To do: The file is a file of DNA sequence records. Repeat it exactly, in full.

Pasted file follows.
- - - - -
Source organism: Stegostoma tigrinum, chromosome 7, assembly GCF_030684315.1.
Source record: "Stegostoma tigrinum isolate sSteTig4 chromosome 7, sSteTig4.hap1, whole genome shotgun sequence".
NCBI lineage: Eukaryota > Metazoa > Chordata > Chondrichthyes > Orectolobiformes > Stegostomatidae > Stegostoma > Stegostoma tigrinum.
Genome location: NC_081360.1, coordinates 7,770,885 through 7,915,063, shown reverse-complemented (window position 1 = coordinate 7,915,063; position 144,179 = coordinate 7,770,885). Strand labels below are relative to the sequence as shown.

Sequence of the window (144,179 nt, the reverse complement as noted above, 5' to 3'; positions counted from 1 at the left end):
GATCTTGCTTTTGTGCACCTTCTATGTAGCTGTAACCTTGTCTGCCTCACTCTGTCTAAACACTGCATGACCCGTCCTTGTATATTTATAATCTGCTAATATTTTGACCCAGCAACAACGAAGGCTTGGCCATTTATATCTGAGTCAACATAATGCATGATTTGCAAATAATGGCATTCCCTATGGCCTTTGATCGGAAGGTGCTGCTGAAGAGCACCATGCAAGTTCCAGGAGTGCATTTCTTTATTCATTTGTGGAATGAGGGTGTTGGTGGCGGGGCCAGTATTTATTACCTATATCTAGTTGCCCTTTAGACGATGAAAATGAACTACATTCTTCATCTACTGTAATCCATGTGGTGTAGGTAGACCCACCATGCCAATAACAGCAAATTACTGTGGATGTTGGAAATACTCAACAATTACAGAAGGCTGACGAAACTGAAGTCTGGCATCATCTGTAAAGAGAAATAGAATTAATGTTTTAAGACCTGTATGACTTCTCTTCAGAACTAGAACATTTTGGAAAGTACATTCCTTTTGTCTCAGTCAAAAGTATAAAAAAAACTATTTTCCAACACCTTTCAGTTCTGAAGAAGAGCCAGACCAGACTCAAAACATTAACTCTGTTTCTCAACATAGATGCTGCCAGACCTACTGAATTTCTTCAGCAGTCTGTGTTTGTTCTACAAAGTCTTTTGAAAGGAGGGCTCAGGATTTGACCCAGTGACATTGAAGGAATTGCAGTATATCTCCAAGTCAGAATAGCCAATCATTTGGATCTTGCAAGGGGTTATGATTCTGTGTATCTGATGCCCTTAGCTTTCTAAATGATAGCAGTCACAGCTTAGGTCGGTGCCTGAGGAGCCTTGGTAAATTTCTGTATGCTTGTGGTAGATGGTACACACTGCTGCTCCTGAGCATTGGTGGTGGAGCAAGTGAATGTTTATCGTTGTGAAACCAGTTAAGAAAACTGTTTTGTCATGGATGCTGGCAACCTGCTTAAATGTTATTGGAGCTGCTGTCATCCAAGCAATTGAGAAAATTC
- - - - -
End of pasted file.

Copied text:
Source organism: Stegostoma tigrinum, chromosome 7, assembly GCF_030684315.1.
Source record: "Stegostoma tigrinum isolate sSteTig4 chromosome 7, sSteTig4.hap1, whole genome shotgun sequence".
NCBI lineage: Eukaryota > Metazoa > Chordata > Chondrichthyes > Orectolobiformes > Stegostomatidae > Stegostoma > Stegostoma tigrinum.
Genome location: NC_081360.1, coordinates 7,770,885 through 7,915,063, shown reverse-complemented (window position 1 = coordinate 7,915,063; position 144,179 = coordinate 7,770,885). Strand labels below are relative to the sequence as shown.

Sequence of the window (144,179 nt, the reverse complement as noted above, 5' to 3'; positions counted from 1 at the left end):
GATCTTGCTTTTGTGCACCTTCTATGTAGCTGTAACCTTGTCTGCCTCACTCTGTCTAAACACTGCATGACCCGTCCTTGTATATTTATAATCTGCTAATATTTTGACCCAGCAACAACGAAGGCTTGGCCATTTATATCTGAGTCAACATAATGCATGATTTGCAAATAATGGCATTCCCTATGGCCTTTGATCGGAAGGTGCTGCTGAAGAGCACCATGCAAGTTCCAGGAGTGCATTTCTTTATTCATTTGTGGAATGAGGGTGTTGGTGGCGGGGCCAGTATTTATTACCTATATCTAGTTGCCCTTTAGACGATGAAAATGAACTACATTCTTCATCTACTGTAATCCATGTGGTGTAGGTAGACCCACCATGCCAATAACAGCAAATTACTGTGGATGTTGGAAATACTCAACAATTACAGAAGGCTGACGAAACTGAAGTCTGGCATCATCTGTAAAGAGAAATAGAATTAATGTTTTAAGACCTGTATGACTTCTCTTCAGAACTAGAACATTTTGGAAAGTACATTCCTTTTGTCTCAGTCAAAAGTATAAAAAAAACTATTTTCCAACACCTTTCAGTTCTGAAGAAGAGCCAGACCAGACTCAAAACATTAACTCTGTTTCTCAACATAGATGCTGCCAGACCTACTGAATTTCTTCAGCAGTCTGTGTTTGTTCTACAAAGTCTTTTGAAAGGAGGGCTCAGGATTTGACCCAGTGACATTGAAGGAATTGCAGTATATCTCCAAGTCAGAATAGCCAATCATTTGGATCTTGCAAGGGGTTATGATTCTGTGTATCTGATGCCCTTAGCTTTCTAAATGATAGCAGTCACAGCTTAGGTCGGTGCCTGAGGAGCCTTGGTAAATTTCTGTATGCTTGTGGTAGATGGTACACACTGCTGCTCCTGAGCATTGGTGGTGGAGCAAGTGAATGTTTATCGTTGTGAAACCAGTTAAGAAAACTGTTTTGTCATGGATGCTGGCAACCTGCTTAAATGTTATTGGAGCTGCTGTCATCCAAGCAATTGAGAAAATTC